The following standards apply to establishing eligibility for E-2 status:
a) INVESTMENT: Investment capital can take many forms, including cash, equipment, and inventory. Capital can also be cash equivalents, such as certificates of deposit or Treasury bonds. Indebtedness can qualify as investment capital for these purposes if secured by assets owned by the investor, provided that the investor is primarily liable and that the assets of the U.S. business are not used to secure any of the indebtedness.
EXAMPLE: Lloyd from London plans to finance his Arizona fish and chips empire from money loaned to him by his dear old Mum back in Manchester. Since Lloyd stands to lose only the shirt off his Mum’s back, and not his own, he will not qualify for E-2 status.
The applicant must have either invested or be in the process of investing in the United States. In the latter case, the investment must have progressed to the “point of no return,” i.e., the funds or capital to be invested have been irrevocably committed. Signing a contract is not enough to reach the “point of no return;” money must have been placed in escrow or trust account.
NOTE: Since the underlying purpose of this visa category is to stimulate economic growth in the United States, only enterprises which will create profits may qualify for E-2 status. “Economic growth” means more than an investment in a marginal enterprise made solely for the purpose of providing a living for the visa applicant. If the applicant cannot show that the business will have a significant positive economic impact on the area in which it is made—such as through the creation of jobs—his E-2 visa application will not be approved.
EXAMPLE: Analysis of Lloyd’s investment plan shows that his fish and chips “empire” will generate enough income to cover the rental of a flat in Phoenix (and another for his Mum upstairs), but not much more. The State of Arizona and its inhabitants will not otherwise benefit from Lloyd’s fish and chips. Under the circumstances, Lloyd should not hope to obtain E-2 Treaty Investor status.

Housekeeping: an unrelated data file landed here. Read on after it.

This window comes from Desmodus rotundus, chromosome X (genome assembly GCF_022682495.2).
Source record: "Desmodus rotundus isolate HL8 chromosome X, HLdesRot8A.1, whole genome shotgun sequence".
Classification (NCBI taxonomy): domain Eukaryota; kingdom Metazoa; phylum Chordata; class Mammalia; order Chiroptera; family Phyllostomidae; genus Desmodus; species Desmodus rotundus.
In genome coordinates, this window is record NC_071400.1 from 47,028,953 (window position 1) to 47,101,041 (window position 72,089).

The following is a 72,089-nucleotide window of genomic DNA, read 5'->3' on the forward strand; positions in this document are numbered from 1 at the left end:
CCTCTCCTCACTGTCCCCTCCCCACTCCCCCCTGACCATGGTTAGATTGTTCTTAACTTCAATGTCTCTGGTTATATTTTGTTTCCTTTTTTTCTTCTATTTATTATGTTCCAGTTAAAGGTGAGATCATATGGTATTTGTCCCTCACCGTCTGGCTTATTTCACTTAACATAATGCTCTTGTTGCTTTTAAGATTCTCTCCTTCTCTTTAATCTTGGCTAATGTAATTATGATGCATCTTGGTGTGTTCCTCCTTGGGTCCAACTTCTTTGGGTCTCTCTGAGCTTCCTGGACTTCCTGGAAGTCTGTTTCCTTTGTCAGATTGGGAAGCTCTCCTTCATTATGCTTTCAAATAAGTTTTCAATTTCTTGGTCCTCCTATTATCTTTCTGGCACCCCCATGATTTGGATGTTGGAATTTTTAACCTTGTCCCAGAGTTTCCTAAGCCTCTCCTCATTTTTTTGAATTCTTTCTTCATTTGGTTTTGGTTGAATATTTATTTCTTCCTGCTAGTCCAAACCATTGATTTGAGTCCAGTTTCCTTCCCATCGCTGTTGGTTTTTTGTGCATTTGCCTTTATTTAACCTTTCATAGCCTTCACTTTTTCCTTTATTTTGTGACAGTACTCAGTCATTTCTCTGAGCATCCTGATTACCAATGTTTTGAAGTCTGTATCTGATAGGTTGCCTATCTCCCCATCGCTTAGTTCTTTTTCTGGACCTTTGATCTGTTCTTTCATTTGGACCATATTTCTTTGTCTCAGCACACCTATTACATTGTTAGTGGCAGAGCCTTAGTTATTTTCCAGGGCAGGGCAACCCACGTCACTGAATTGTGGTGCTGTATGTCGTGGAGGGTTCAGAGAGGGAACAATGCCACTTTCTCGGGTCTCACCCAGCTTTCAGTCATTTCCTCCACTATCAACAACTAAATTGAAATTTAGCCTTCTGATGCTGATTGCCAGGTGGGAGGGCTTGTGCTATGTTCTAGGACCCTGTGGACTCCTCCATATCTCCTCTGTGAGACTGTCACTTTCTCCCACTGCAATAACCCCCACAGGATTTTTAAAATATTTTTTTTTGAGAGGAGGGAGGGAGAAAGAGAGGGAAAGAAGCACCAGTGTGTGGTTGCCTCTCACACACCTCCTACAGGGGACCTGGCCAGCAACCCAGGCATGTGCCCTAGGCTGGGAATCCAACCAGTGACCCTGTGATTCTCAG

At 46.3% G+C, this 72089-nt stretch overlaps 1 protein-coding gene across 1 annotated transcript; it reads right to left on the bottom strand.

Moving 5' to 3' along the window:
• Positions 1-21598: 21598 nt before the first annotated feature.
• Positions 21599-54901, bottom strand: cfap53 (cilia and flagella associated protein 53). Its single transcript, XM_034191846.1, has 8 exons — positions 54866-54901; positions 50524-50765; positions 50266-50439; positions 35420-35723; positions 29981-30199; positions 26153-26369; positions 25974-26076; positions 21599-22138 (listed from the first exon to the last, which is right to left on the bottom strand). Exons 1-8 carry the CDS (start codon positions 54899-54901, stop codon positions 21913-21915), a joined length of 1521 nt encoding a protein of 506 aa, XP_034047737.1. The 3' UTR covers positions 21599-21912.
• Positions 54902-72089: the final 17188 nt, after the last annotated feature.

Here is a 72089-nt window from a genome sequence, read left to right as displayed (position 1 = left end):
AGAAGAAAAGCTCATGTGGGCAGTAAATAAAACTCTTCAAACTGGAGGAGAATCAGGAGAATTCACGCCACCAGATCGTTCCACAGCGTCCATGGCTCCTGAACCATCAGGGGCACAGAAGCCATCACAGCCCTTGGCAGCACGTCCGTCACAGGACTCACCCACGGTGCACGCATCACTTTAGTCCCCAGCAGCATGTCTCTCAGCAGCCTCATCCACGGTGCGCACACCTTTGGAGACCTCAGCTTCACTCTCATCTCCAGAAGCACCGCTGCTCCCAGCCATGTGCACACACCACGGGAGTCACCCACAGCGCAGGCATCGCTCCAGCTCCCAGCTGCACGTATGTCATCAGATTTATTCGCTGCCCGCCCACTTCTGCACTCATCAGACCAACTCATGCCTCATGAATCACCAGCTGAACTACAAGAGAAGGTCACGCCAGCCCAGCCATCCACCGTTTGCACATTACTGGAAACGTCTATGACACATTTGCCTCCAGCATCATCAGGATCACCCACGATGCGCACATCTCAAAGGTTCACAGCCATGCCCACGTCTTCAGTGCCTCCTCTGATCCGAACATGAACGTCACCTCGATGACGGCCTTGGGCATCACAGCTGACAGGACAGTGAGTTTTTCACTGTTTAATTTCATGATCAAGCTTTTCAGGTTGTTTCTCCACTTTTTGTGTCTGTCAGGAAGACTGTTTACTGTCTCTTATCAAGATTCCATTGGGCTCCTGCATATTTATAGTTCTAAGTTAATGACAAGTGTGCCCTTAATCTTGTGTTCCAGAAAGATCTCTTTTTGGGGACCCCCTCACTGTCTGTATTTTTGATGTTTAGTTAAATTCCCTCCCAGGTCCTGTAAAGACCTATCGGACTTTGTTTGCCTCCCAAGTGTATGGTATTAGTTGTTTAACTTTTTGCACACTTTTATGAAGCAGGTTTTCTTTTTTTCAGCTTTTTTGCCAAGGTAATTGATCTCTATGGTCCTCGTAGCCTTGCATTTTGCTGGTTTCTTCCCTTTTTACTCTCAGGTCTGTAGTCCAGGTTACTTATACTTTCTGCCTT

The investment must be one which by its nature generates services or goods. An investment in stocks, research facilities and undeveloped land will not qualify for E-2 purposes!
b) “SUBSTANTIAL” CAPITAL MUST BE INVESTED: The investment must be one of “substantial” capital. Unfortunately, the term “substantial” has no concrete definition in this context. What is important is that the investment constitutes a significant commitment of capital which will ensure the success of the enterprise.
In determining whether “substantial capital” is involved, U.S. Consuls look to the percentage between the value of the business (or of its U.S. start-up costs) and the amount invested by the applicant. The smaller the business, the greater the amount of the investment must be.
As a rule of thumb, a proposed investment will be deemed “substantial” if the total value of the business (or of its U.S. start-up costs) is:
less than $500,000—the investor must invest at least 75 % of the total value of the business.
more than $500,000 but less than $3,000,000—the investor must invest at least 50 % of the total value of the business.
more than $3,000,000—the investor must invest at least 30 % of the total value of the business.
EXAMPLE: Lloyd from London is investing $250,000 in equipment and rental to establish 3 fish and chips restaurants in Phoenix. $200,000 of the investment capital is put up by loans obtained by Lloyd using his London flat as collateral. Lloyd’s Mum invests the remaining $50,000. Since Lloyd is personally liable for 80 % of the investment capital, he will likely be seen as meeting this requirement for E-2 Treaty Investor status.